The latter are already widespread and supporting direct (water rights) and indirect (virtual water in ag commodities) markets. Unfortunately, this has not always led to the conservation identified in the San Antonio example. This is due in part to:

    1) national economic policies that accept unfavorable direct costs for putative indirect gains in other sectors or because of political rationalizations (e.g., subsidizing cotton production in Central Asia with inflows to the former Aral Sea) and

    2) regional markets that gladly externalize long-term costs to deliver substantial near-term returns for investors, perhaps including those who can rapidly redistribute capital at a global scale (which is the antithesis of “wet, heavy and hard to move”).

    Hysteria is never helpful, and carefully structured markets may contribute to sensible water use, but as Dr. Richter is acutely aware, evidence to date indicates that governments need very strong encouragement to define and implement the sustainability boundaries that prevent abuses.

    Perhaps the appropriate boundary for intercontinental transfers is “zero”, regardless of the likelihood of long-term unprofitability.

  • Erin

    Water may be expensive, but its also sold for more than oil. Private water is sold at an estimated $1.25 a quart. My dad works for Nestle waters of north america . They came to their very small town of Red Boiling Springs in Tennessee and bought out all of the natural springs that made RBS famous at one time in history. They also bought up much of the public water there and water prices have been raised immensely there. It seems that they strong armed their way in taking advantage of the terrible local economy and promising jobs. The residents in this very small community regret the decision to let Nestle take their water. I wont go into detail because it would be very long winded, but some private companies such as Nestle are using very dirty practices of stealing water belonging to the people and then raising the prices. Look it up. Also the private water market isnt even regulated in the way public water is. The water in the man made lake in NEvada is srying up and is down almost 50 feet because of private companies pumping out the water faster than nature can replace it. That is the only place most of Cali and other arid areas get their water from. What happens when the water runs out? Also the Great Lakes ( my former home was on the banks of one of the great lakes ) are also being sucked dry at the tune of 90 million gallons per year per pump. Private companies bought the rights to the water for 100$ per year but they take as much as they want. Water levels are currently down 15 feet and streams are dying as a result. ( Look up dead stream) . Lets face it. As much as we want to think that water will never be a precious commodity, we all know when greedy unregulated corporations get their mitts on something, their only concern is money. Look at T Boone Pickett in Texas. He bought off a piece of land that sits on top of one of the main aqua firs in the US. Under Texas law, he can take all the water from it for free because he can get to it from his property. And he has no shame in telling others about his plans to steal land, buy off polititions and saying he will charge fortunes for his water. He brags about the billions of dollars he will make off of his “blue gold”. When private companies are allowed to control water that is meant for the masses, things will get nasty. We should be aware.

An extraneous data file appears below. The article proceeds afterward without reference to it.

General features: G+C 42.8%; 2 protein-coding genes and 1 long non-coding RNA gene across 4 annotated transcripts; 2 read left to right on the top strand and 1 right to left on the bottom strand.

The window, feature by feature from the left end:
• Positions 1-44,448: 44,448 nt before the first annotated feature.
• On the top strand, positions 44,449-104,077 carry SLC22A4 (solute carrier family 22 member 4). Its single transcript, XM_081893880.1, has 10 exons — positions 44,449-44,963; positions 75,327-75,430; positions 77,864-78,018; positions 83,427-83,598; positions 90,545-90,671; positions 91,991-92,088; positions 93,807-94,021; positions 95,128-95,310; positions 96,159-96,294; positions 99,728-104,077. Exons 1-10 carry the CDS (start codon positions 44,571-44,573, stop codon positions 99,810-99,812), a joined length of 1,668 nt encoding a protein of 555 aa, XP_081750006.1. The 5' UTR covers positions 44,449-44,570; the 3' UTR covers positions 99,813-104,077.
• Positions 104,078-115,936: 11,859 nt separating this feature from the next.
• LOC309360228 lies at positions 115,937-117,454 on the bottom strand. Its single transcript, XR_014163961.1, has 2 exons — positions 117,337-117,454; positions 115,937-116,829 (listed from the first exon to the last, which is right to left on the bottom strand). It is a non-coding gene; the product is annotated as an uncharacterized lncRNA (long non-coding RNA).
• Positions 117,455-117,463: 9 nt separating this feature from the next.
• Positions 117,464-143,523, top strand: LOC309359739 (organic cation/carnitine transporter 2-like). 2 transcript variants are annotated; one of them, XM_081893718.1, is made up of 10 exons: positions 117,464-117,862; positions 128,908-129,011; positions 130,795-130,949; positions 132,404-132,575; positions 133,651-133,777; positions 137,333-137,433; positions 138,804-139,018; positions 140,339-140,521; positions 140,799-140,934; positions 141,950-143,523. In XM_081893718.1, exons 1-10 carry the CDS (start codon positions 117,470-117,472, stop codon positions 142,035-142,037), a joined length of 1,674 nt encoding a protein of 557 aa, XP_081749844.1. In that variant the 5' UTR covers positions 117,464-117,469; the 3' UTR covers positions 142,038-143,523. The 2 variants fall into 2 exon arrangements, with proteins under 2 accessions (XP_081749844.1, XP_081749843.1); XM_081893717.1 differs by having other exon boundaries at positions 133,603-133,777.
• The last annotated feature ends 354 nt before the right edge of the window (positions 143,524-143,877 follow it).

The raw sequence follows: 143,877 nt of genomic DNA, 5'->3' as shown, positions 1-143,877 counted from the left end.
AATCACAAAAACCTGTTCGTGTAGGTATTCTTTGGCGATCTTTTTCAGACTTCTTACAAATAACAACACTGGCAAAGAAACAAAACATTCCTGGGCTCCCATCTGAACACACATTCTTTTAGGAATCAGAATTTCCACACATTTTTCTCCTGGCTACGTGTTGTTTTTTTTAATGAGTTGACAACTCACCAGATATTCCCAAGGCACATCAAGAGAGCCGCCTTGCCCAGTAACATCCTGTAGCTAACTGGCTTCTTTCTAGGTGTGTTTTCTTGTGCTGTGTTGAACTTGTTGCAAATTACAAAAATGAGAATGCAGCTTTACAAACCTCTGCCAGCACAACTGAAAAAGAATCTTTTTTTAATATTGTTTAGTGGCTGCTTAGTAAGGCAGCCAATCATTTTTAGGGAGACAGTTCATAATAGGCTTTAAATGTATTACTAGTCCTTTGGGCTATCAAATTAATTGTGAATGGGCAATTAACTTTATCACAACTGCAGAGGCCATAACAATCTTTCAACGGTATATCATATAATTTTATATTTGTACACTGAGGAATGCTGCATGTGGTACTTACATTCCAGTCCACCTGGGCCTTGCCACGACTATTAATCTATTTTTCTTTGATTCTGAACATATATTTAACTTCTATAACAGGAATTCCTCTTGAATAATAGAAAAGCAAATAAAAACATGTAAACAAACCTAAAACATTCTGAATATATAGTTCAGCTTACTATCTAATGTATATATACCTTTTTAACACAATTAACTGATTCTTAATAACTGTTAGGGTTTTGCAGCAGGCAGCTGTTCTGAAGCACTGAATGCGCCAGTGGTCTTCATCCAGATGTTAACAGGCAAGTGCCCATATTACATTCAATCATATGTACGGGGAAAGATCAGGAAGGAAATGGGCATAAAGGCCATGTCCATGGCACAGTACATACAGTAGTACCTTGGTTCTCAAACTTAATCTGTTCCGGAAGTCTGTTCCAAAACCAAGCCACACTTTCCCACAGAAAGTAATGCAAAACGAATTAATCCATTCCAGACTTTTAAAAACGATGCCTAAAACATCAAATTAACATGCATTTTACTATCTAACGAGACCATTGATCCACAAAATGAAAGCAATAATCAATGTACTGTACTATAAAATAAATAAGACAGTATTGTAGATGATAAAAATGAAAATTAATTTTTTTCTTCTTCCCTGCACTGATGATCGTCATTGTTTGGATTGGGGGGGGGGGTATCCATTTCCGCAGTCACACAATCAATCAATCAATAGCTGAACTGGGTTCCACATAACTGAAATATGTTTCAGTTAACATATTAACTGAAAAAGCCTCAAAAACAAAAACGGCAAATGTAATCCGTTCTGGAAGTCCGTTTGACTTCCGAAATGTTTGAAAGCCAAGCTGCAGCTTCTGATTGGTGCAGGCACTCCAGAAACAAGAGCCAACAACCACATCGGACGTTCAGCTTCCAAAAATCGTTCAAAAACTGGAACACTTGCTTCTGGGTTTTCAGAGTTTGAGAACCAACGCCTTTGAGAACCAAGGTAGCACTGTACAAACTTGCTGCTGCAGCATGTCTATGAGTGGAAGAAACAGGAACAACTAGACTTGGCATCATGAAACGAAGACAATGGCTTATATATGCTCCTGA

• Eric B

    They use tankers to move the water to China right? These water whores also dictate policy in Africa that taxes rainwater. You can’t collect rainwater there without being taxed. They sell bottled water for much more than Coca-Cola. Which holds the lock. It’s REAL, and won’t be any more fun if more droughts hit.

  • Stella

    In the article you state “Because so much water is consumed in agriculture, a savings of just 10% on farms would free up as much water as is presently being used in all the cities on Earth.”
    What figures were used to estimate this? Thanks!

About the Blog

Researchers, conservationists, and others share stories, insights and ideas about Our Changing Planet, Wildlife & Wild Spaces, and The Human Journey. More than 50,000 comments have been added to 10,000 posts. Explore the list alongside to dive deeper into some of the most popular categories of the National Geographic Society’s conversation platform Voices.

Opinions are those of the blogger and/or the blogger’s organization, and not necessarily those of the National Geographic Society. Posters of blogs and comments are required to observe National Geographic’s community rules and other terms of service.

Voices director: David Braun (dbraun@ngs.org)

Social Media